The scheme allegedly allowed thousands of migrants to enter the country
Polish Foreign Minister Zbigniew Rau has insisted he will not step down despite a growing scandal over allegations that the nation's consulates issued visas to migrants from Africa and Asia in exchange for bribes.
The controversy first emerged in late August when Deputy Foreign Minister Piotr Wawrzyk, who was responsible for consular and visa matters, was fired by Prime Minister Mateusz Morawiecki for a "lack of satisfactory cooperation." Poland's Central Anticorruption Bureau (CBA) subsequently launched an investigation into Wawrzyk's activities.
The Gazeta Wyborcza newspaper later reported that the probe had exposed corruption that allowed tens of thousands of immigrants to enter the EU through international recruitment companies. Meanwhile, the Rzeczpospolita media outlet reported that the Foreign Ministry system had allowed people to "skip the queue" to obtain Polish visas for $4,000-5,000.
A parliamentary probe by the opposition Civic Coalition alliance suggested that as many as 350,000 visas issued to migrants from African and Middle Eastern countries could be under suspicion.
Attempting to control the fallout, Rau insisted on Monday that he does not feel "complicit" and even suggested that the scandal "does not exist." The minister admitted to "irregularities" in the issuance of visas, but stated that only around 200 documents were involved. He further insisted that the figure pales in comparison with the 2 million visas issued by Poland in the last 30 months, mostly to Ukrainians and Belarusians.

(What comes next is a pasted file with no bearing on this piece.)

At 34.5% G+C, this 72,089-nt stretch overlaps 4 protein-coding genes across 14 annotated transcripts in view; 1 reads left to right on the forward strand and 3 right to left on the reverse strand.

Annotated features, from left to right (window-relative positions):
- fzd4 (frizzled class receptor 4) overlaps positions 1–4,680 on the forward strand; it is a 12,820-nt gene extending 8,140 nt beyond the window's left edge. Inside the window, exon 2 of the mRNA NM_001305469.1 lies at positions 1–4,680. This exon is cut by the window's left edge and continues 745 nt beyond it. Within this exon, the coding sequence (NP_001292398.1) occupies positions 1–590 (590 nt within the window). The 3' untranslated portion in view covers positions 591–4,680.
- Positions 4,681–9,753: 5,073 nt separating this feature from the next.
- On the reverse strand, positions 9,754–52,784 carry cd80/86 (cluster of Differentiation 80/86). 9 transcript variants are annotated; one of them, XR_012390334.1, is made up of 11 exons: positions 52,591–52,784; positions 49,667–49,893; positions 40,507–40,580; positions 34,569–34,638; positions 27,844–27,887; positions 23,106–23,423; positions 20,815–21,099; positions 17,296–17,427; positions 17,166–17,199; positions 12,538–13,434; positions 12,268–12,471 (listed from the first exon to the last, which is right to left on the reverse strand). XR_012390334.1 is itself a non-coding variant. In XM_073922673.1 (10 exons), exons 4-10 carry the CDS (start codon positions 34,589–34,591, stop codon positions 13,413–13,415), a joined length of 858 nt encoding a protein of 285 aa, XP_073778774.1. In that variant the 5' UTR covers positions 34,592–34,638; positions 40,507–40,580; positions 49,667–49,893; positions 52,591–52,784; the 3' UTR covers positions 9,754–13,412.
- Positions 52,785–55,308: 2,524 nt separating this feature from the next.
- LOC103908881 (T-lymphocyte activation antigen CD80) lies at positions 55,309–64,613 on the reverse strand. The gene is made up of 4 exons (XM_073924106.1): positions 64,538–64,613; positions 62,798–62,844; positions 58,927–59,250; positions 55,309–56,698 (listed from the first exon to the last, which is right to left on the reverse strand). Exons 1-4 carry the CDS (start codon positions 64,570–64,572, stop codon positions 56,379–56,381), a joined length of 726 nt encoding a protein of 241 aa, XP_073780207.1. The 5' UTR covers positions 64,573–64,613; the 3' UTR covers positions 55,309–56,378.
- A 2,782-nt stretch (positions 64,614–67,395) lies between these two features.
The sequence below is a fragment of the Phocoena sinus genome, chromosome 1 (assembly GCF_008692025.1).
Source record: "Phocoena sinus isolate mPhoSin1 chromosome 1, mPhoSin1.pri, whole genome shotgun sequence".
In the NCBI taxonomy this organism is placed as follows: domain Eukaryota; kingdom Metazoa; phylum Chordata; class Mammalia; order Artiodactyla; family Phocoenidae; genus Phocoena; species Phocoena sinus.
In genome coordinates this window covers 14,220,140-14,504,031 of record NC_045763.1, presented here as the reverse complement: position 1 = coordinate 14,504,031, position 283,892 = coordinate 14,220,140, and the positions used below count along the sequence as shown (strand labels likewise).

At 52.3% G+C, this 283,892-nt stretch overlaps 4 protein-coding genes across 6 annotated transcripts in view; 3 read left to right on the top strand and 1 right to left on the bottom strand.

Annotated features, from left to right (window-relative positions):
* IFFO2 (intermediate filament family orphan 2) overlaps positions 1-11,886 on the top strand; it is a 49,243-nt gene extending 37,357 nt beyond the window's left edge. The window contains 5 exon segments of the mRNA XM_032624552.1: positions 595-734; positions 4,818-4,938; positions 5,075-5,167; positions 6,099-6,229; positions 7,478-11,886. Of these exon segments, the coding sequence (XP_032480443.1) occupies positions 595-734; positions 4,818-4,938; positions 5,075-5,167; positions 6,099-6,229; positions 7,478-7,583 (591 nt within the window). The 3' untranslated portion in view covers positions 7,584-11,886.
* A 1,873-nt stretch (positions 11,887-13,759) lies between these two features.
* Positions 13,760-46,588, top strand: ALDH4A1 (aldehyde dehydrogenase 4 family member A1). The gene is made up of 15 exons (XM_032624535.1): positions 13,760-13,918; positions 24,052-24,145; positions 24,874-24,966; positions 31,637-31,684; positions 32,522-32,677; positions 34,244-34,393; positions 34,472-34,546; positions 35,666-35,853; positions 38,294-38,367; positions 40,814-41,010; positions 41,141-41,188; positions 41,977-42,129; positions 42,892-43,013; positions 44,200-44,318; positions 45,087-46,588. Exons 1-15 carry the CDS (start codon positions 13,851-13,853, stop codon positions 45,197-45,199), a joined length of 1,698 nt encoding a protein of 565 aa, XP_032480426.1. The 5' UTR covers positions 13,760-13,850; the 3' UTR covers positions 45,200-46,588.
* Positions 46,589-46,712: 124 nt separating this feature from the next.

"If this is the scandal of the century, I prefer to talk about a cascade of fake news," Rau added, responding to claims by opposition leader Donald Tusk that the allegations were "the biggest scandal of the 21st century in Poland."
The controversy erupted one month ahead of parliamentary elections in Poland, where the government has positioned itself as tough on migration. Senate Speaker Tomasz Grodzki, also a member of the opposition, joined Tusk in denouncing what he described as "corruption at the highest levels of government."
Last week, Polish prosecutors announced that they had detained seven suspects in the case, none of whom were state officials. According to Rzeczpospolita, a key figure was named as 'Edgar K', an Indian businessman and associate of Wawrzyk, who allegedly acted as an intermediary in the scheme.